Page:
Soles pleads guilty to assault charge
State Sen. R.C. Soles pleaded guilty Thursday to assault with a deadly weapon in connection with an August shooting at his Tabor City home.Posted — Updated
Soles, D-Columbus, agreed to pay a $1,000 fine for the misdemeanor offense, but he won't serve any jail time.
Although he announced in December that he wouldn't seek re-election this fall, he said Thursday that he doesn't plan to resign before finishing his term of office.
"I’m very glad to have it behind me, as much as it is. I’m sorry it happened. I thought I was in the right,” he said after his court hearing.
Soles, 75, previously admitted to shooting Kyle Blackburn, 22, in the leg, but he had maintained that he acted in self-defense after Blackburn and Billie Wright, 23, kicked at his door.
Blackburn wasn't badly hurt. He and Wright have since been arrested on unrelated drug charges.
The state Attorney General's Office assumed control of the case in September after local prosecutors said their close ties to Soles would preclude them from handling the investigation.
In December, a grand jury found probable cause that Soles acted criminally when he shot Blackburn. A different grand jury returned the indictment in early January.
Senior Deputy Attorney General Jim Coman said Thursday that Soles fired two shots during the incident – one into the air and the second toward the ground, which hit Blackburn.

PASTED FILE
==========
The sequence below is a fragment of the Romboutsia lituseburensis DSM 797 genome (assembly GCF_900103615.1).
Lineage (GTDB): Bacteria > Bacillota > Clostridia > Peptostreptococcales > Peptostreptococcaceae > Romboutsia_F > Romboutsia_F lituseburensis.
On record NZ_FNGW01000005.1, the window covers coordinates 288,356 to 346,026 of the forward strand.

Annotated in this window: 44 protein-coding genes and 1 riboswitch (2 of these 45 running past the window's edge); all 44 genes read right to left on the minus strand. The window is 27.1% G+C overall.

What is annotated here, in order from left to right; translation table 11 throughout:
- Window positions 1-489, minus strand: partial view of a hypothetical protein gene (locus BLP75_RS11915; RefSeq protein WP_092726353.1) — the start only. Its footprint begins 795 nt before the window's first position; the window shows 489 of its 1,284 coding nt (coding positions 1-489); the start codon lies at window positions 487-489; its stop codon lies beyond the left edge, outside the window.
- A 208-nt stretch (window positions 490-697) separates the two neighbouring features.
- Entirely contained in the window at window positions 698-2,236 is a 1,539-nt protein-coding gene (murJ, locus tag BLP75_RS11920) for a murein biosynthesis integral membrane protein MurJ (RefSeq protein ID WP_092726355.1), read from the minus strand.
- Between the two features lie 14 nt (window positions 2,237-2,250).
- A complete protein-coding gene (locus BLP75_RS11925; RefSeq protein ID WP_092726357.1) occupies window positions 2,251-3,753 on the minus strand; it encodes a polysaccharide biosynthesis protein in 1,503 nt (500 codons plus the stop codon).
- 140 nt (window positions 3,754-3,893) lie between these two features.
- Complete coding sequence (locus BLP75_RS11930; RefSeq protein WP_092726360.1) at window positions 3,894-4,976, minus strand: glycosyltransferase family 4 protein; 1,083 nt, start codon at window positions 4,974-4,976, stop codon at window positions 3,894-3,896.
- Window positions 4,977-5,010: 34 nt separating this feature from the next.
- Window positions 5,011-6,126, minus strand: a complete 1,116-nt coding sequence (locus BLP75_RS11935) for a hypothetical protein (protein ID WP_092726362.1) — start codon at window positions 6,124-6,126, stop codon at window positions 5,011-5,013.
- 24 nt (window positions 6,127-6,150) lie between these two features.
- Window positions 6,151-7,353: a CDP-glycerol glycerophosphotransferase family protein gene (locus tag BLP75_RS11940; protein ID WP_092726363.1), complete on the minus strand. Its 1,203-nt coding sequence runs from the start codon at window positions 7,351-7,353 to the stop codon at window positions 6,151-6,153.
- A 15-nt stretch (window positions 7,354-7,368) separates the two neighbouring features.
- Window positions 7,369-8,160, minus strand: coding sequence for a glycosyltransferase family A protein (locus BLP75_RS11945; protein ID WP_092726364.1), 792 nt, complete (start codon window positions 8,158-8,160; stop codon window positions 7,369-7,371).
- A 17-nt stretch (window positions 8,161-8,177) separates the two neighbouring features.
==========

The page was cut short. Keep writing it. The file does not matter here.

"Instead of calling law enforcement, which could have addressed the issue for him, unfortunately, he made a bad decision,” Coman said.
Blackburn and Wright, two former legal clients of Soles, asked prosecutors to drop the case, he said.
“Under the circumstances, we felt he couldn’t take the law into his own hands. He had to be held accountable for his actions,” he said.
Soles is North Carolina's longest-serving legislator, having been in the General Assembly for 42 years.
Defense attorney Joe Cheshire said the misdemeanor conviction wouldn't affect his political career or his law license. He said Soles' political position played no role in the plea deal.
Senate President Pro Tempore Marc Basnight expressed disappointment in Soles' position.
"Because he has been my friend for so long, this is a sad day for R.C. Soles and a sad day for me," said Basnight, D-Dare.
Senate Minority Leader Phil Berger said Soles' plea is a continuation of legal troubles facing top Democrats in North Carolina.
"If in Brunswick County you can pay $1,000 and shoot people, well I think there is going to be a lot of people lining up to pay that $1,000," Berger's communications director Brent Woodcox said.
Political watchdog Joe Sinsheimer said the August shooting speaks to Soles’ judgment, something voters shouldn’t have to question.
"The people of North Carolina have been short-changed the truth today and that is what is most troubling," Sinsheimer said.
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